Rev. David Link ’58, ’61 J.D., who would later lead the Law School as dean for 24 years, recalled his former professor as an excellent teacher, but said Broden shared some of his greatest skills outside the classroom. “As a community leader, he was magnificent,” Link said. “He really cared about people. It wasn’t just academic; he really thought about the people for whom he was advocating.”

Broden played a role in the creation of the U.S. Civil Rights Commission in 1956. As counsel to the U.S. House Judiciary Committee, he had charge of the nation’s first civil rights bill since Reconstruction. From 1967 to ’69, he directed training and technical assistance for a federal anti-poverty program, and in 1970, he founded the University’s Institute for Urban Studies, which he directed for two decades. The institute fostered research and activities to promote equality of opportunity, develop strategies for urban ministry and improve the lives of people living in poverty.

By then, Broden had already created the Law School’s Legal Services Program, in which law students assist people in need under the supervision of faculty. The clinic became a model for similar efforts at other law schools. In presenting him with Notre Dame’s Presidential Award in 1976, Rev. Theodore M. Hesburgh, CSC, described him as “a man who has brought the best of the academy to the promise of our city.”

Broden co-founded or helped lead more than a dozen local initiatives, including the South Bend Human Rights Commission, the United Way of St. Joseph County and the United Religious Community, an ecumenical social justice organization. He was an avid gardener, a Chicago Cubs fan, a loving father of five children and a perennial Notre Dame football and basketball season-ticket holder. In 2019, Tom Broden was preceded in death by Joanne, his wife of 70 years.


When Ed Manier was an undergraduate at Notre Dame, his friend Camillus Witzieben discovered a 3-foot statue of Father Edward Sorin, CSC, lying in the snow across campus, removed from its Sorin Hall home. So they took the bronze replica of the giant-sized founder that stands on God Quad to bury it in a sand trap on the Burke Golf Course until they could stash it off campus. The pranksters then conspired with friends as the traveling Sorin reportedly toured the world, sending postcards and letters from Queen Elizabeth’s coronation, Eisenhower’s inauguration, Josef Stalin’s funeral and other far-flung locales. The wayfaring Sorin was delivered to a cheering crowd at the Main Circle via taxi cab shortly before commencement in 1953, the year Manier and Witzieben graduated. (Thus begins one of Notre Dame’s best folk sagas.)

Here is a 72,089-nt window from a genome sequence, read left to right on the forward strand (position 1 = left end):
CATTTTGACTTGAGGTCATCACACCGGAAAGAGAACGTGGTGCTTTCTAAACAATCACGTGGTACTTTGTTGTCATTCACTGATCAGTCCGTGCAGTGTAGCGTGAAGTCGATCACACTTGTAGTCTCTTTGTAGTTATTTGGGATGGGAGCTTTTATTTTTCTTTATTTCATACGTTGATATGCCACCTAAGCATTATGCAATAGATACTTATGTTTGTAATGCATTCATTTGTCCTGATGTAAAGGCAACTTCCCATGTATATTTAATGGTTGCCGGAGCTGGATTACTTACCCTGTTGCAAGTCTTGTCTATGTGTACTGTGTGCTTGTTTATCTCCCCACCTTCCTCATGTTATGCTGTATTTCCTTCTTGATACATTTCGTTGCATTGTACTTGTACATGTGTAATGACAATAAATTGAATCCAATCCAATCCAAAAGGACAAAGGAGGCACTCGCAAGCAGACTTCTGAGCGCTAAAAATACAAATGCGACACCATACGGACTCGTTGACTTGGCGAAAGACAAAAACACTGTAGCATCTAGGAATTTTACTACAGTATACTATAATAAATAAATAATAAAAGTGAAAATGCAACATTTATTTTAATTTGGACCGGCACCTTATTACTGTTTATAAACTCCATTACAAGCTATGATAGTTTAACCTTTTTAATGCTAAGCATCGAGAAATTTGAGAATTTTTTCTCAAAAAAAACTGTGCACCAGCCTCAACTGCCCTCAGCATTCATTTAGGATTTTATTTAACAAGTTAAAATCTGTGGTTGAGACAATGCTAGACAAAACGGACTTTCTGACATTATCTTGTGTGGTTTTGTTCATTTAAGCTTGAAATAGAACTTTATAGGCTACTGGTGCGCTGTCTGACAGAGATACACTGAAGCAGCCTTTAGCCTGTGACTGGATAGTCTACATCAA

The mischief-maker and native of Versailles, Ohio, earned a master’s degree and doctorate from St. Louis University and returned to his alma mater in 1959, joining the faculty in the Department of Philosophy to begin a 48-year career as a revered teacher and scholar most notable for his elucidation of Charles Darwin, evolutionary theory and related social movements. His intellectual curiosity later sparked a scholarly interest in neurobiology and the philosophy of science, a passion that cadres of students found provocative and inspiring.

The father of seven is also remembered for attending every one of his children’s stage performances and games, for being the chief umpire in a youth baseball league, as a great first reader of term papers, career counselor and travel agent, for taking the family along on sabbaticals when his research took him far beyond campus.

Responding to a request to serve on the transportation committee at a local parish, Manier learned the task meant helping men transition from prison to society — a role he embraced with dedication. He taught courses at Westville Correctional Facility, mentored men released from prison, and was an advocate with various agencies to provide housing and employment — with characteristic care and compassion.

Manier died Thanksgiving Day at age 89.